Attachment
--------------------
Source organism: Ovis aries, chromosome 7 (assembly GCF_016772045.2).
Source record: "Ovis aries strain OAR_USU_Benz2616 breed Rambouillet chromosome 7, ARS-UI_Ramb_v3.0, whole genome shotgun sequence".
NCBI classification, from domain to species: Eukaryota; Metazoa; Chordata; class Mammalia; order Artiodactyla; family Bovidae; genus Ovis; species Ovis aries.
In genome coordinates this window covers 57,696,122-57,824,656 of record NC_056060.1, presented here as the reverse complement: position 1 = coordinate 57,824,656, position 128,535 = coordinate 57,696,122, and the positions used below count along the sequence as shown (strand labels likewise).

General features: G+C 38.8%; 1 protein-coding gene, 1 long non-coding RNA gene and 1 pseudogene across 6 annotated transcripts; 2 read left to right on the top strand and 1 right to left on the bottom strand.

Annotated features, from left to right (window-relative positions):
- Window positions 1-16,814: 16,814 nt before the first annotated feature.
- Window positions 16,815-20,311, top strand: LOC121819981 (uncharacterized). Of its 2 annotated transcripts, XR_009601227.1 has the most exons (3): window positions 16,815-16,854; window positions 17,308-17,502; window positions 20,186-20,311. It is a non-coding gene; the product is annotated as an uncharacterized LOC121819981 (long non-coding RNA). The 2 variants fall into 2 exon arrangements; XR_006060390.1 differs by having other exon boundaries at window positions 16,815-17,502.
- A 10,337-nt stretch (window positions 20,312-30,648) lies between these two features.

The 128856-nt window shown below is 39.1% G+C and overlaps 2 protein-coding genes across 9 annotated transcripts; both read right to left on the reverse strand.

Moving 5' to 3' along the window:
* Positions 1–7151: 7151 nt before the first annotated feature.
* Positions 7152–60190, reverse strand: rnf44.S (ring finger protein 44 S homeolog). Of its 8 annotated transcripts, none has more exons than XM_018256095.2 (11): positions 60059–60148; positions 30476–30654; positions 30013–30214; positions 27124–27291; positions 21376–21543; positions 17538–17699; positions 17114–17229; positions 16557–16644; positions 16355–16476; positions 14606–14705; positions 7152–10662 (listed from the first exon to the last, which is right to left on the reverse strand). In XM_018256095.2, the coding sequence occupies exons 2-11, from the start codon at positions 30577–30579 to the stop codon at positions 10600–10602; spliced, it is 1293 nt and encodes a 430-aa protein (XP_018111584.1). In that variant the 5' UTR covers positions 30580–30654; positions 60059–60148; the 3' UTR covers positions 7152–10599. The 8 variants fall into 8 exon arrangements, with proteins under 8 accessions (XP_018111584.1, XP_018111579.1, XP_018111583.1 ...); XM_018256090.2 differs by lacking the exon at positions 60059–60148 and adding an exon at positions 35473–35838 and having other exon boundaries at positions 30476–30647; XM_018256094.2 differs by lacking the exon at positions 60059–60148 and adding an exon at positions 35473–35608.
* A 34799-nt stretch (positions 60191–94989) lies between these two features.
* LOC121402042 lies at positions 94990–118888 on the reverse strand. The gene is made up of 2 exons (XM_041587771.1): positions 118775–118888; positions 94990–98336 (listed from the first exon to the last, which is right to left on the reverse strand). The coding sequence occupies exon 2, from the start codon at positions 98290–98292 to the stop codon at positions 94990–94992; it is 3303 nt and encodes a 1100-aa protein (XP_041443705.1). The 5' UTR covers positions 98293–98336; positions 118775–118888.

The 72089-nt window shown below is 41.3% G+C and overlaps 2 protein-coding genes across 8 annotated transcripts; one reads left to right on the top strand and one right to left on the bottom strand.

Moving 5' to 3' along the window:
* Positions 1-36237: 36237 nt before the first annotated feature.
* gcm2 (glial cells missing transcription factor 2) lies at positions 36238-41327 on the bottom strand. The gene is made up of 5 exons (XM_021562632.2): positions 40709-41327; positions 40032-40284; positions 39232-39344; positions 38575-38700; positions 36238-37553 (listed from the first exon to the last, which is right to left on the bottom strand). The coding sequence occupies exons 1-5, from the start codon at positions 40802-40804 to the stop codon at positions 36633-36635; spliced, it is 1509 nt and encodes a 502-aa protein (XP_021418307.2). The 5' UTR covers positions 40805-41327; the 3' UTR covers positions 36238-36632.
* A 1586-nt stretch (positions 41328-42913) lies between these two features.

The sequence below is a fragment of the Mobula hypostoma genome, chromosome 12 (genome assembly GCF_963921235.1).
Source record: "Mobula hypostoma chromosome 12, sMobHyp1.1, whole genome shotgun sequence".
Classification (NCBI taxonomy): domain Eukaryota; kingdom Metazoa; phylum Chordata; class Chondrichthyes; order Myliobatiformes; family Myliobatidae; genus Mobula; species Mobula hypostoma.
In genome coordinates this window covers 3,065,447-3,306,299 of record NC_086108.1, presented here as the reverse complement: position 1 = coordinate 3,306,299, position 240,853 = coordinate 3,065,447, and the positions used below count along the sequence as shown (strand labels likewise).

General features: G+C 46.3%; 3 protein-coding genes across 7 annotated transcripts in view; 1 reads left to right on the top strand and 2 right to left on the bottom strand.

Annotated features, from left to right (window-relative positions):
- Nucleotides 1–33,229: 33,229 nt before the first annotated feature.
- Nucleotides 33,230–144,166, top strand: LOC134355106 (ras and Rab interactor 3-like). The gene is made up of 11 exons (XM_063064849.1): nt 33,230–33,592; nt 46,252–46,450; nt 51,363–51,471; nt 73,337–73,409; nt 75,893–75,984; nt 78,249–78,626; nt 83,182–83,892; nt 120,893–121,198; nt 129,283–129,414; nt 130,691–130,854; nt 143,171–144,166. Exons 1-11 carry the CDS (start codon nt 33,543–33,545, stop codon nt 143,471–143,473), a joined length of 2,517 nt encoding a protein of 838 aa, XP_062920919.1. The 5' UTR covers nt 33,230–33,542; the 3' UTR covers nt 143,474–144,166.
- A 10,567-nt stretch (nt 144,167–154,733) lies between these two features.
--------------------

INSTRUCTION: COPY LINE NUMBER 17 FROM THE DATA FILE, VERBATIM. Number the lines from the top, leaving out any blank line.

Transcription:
Moving 5' to 3' along the window: